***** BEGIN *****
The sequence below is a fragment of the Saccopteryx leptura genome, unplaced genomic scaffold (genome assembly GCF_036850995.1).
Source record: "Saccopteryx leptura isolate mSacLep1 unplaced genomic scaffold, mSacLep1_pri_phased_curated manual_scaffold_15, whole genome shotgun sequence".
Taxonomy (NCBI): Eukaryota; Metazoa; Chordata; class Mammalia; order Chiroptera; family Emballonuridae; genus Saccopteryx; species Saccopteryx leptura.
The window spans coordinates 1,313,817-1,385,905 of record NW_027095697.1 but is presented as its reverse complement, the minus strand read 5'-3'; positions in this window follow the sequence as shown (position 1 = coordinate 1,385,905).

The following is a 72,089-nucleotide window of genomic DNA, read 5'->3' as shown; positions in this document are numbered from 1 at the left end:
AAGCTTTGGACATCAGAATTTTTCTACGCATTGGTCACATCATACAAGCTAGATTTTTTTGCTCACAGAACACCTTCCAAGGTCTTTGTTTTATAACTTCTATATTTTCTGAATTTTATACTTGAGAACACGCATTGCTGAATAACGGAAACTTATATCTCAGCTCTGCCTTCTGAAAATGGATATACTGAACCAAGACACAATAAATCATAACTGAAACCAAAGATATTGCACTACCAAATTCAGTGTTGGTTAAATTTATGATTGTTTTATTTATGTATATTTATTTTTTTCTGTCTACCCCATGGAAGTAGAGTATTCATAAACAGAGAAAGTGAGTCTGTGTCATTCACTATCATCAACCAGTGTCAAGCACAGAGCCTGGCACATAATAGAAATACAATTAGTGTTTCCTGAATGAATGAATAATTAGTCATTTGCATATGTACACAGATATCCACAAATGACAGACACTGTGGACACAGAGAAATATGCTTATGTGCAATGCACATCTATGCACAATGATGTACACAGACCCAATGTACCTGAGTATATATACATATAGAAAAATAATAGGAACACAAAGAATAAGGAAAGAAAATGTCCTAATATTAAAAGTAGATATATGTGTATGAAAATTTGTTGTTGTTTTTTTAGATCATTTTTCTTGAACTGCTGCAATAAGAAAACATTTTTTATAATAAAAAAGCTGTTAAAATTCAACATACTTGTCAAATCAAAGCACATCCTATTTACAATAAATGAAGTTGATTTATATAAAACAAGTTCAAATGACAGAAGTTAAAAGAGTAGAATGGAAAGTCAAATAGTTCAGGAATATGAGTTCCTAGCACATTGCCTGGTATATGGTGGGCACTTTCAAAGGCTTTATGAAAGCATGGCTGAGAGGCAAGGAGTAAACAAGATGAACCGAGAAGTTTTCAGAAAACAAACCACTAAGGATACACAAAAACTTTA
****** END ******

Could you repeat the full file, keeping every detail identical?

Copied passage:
The sequence below is a fragment of the Saccopteryx leptura genome, unplaced genomic scaffold (genome assembly GCF_036850995.1).
Source record: "Saccopteryx leptura isolate mSacLep1 unplaced genomic scaffold, mSacLep1_pri_phased_curated manual_scaffold_15, whole genome shotgun sequence".
Taxonomy (NCBI): Eukaryota; Metazoa; Chordata; class Mammalia; order Chiroptera; family Emballonuridae; genus Saccopteryx; species Saccopteryx leptura.
The window spans coordinates 1,313,817-1,385,905 of record NW_027095697.1 but is presented as its reverse complement, the minus strand read 5'-3'; positions in this window follow the sequence as shown (position 1 = coordinate 1,385,905).

The following is a 72,089-nucleotide window of genomic DNA, read 5'->3' as shown; positions in this document are numbered from 1 at the left end:
AAGCTTTGGACATCAGAATTTTTCTACGCATTGGTCACATCATACAAGCTAGATTTTTTTGCTCACAGAACACCTTCCAAGGTCTTTGTTTTATAACTTCTATATTTTCTGAATTTTATACTTGAGAACACGCATTGCTGAATAACGGAAACTTATATCTCAGCTCTGCCTTCTGAAAATGGATATACTGAACCAAGACACAATAAATCATAACTGAAACCAAAGATATTGCACTACCAAATTCAGTGTTGGTTAAATTTATGATTGTTTTATTTATGTATATTTATTTTTTTCTGTCTACCCCATGGAAGTAGAGTATTCATAAACAGAGAAAGTGAGTCTGTGTCATTCACTATCATCAACCAGTGTCAAGCACAGAGCCTGGCACATAATAGAAATACAATTAGTGTTTCCTGAATGAATGAATAATTAGTCATTTGCATATGTACACAGATATCCACAAATGACAGACACTGTGGACACAGAGAAATATGCTTATGTGCAATGCACATCTATGCACAATGATGTACACAGACCCAATGTACCTGAGTATATATACATATAGAAAAATAATAGGAACACAAAGAATAAGGAAAGAAAATGTCCTAATATTAAAAGTAGATATATGTGTATGAAAATTTGTTGTTGTTTTTTTAGATCATTTTTCTTGAACTGCTGCAATAAGAAAACATTTTTTATAATAAAAAAGCTGTTAAAATTCAACATACTTGTCAAATCAAAGCACATCCTATTTACAATAAATGAAGTTGATTTATATAAAACAAGTTCAAATGACAGAAGTTAAAAGAGTAGAATGGAAAGTCAAATAGTTCAGGAATATGAGTTCCTAGCACATTGCCTGGTATATGGTGGGCACTTTCAAAGGCTTTATGAAAGCATGGCTGAGAGGCAAGGAGTAAACAAGATGAACCGAGAAGTTTTCAGAAAACAAACCACTAAGGATACACAAAAACTTTA